The Night I Cried Doing Downward Dog (No, That's Not a Euphamism)

It's funny sometimes, practicing yoga. It requires you to breathe, to tune in, to sit in the tension you carry and then to release it. It's particularly funny to practice yoga as a caretaking perfectionist in crisis during a holiday week. Tonight I dragged myself to class, with my family limping around without me (everyone's sick but me), barely able to get in the door for being so stiff and terribly undercared for. 
I lie down on the mat my beloved teacher set out for me (because I was late). Just curling my legs into my chest, I feel them coming. The music is playing. The lights are dim. Tears. I am so fucking tired. Everyone needs a piece of me. There's not much left tonight. And so the tears come. In this one clumsy, stiff hour, I have so many wounds to bind up. The anxiety of trying to feel better in the one hour I've got juxtaposes with the amazement that I have a whole hour to myself to stretch every muscle that is locked down in tension. Penny is not asking to be held. Dinner has already been made. I am alone with others. My favorite way to recharge.
Going through all the positions, some feel wonderful, others really difficult, the tears slip out, one by one. Hiding under the sheath that is my undone hair, little by little the tears give way to release. Bone-deep, soothing release. Release leads to rest. The rest I long for. The rest I desperately need. The rest I cannot always allow myself in this time of crisis (Tim is still looking for work).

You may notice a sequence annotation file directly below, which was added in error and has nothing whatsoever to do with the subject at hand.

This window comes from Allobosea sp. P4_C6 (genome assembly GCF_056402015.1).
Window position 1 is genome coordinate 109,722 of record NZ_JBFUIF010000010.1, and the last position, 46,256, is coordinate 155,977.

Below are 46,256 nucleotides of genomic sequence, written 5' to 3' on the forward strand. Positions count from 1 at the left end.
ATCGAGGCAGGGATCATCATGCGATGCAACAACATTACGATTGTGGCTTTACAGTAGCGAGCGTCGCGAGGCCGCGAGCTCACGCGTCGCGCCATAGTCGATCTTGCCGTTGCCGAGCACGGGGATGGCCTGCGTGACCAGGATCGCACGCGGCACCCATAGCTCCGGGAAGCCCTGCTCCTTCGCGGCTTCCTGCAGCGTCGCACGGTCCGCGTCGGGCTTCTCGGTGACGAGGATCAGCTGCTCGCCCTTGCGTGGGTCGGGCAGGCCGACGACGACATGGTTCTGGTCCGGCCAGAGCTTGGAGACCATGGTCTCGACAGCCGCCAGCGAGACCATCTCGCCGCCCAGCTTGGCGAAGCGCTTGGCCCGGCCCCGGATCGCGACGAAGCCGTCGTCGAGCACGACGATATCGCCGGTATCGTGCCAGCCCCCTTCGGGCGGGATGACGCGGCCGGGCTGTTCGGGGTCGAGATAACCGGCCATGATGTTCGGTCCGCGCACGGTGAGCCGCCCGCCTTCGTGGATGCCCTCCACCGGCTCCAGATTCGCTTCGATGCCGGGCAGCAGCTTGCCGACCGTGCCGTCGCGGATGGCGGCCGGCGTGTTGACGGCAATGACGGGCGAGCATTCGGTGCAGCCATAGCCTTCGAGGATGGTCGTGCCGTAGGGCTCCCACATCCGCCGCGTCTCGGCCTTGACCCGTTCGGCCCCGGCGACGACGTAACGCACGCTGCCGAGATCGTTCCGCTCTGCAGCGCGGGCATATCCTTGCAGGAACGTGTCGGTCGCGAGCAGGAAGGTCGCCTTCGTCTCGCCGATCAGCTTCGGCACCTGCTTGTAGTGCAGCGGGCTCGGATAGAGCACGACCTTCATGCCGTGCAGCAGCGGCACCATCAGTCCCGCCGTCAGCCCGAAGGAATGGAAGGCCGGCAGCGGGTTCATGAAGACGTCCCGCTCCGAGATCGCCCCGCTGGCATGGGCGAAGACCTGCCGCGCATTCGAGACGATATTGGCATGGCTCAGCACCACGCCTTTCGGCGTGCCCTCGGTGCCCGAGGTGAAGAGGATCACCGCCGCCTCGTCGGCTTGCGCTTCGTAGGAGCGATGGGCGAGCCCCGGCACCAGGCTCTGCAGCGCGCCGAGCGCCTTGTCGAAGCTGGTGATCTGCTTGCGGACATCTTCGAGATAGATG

I came home and read my little Cheryl Strayed book of quotes Brave Enough. One of the nuggets of truth that jumped out at me was this, "The particularity of our problems can be made bearable only through the recognition of our universal humanity. We suffer uniquely, but we survive the same way."
Sometimes it's surprisingly hard to be a person. I have so many beautiful people in my life. I've experienced so much grace and mercy when we weren't sure how something would work and it just has. But sometimes you just want to hide in a room alone for a month. Tonight, I had one hour. An hour I moved through with tears. But I came away having done what I needed to do. Exercise, yes. But really, I needed to cry. Don't be afraid to sit in your tears. Perhaps it's the only way to walk back out into the cold and into the fray. And ultimately, to survive.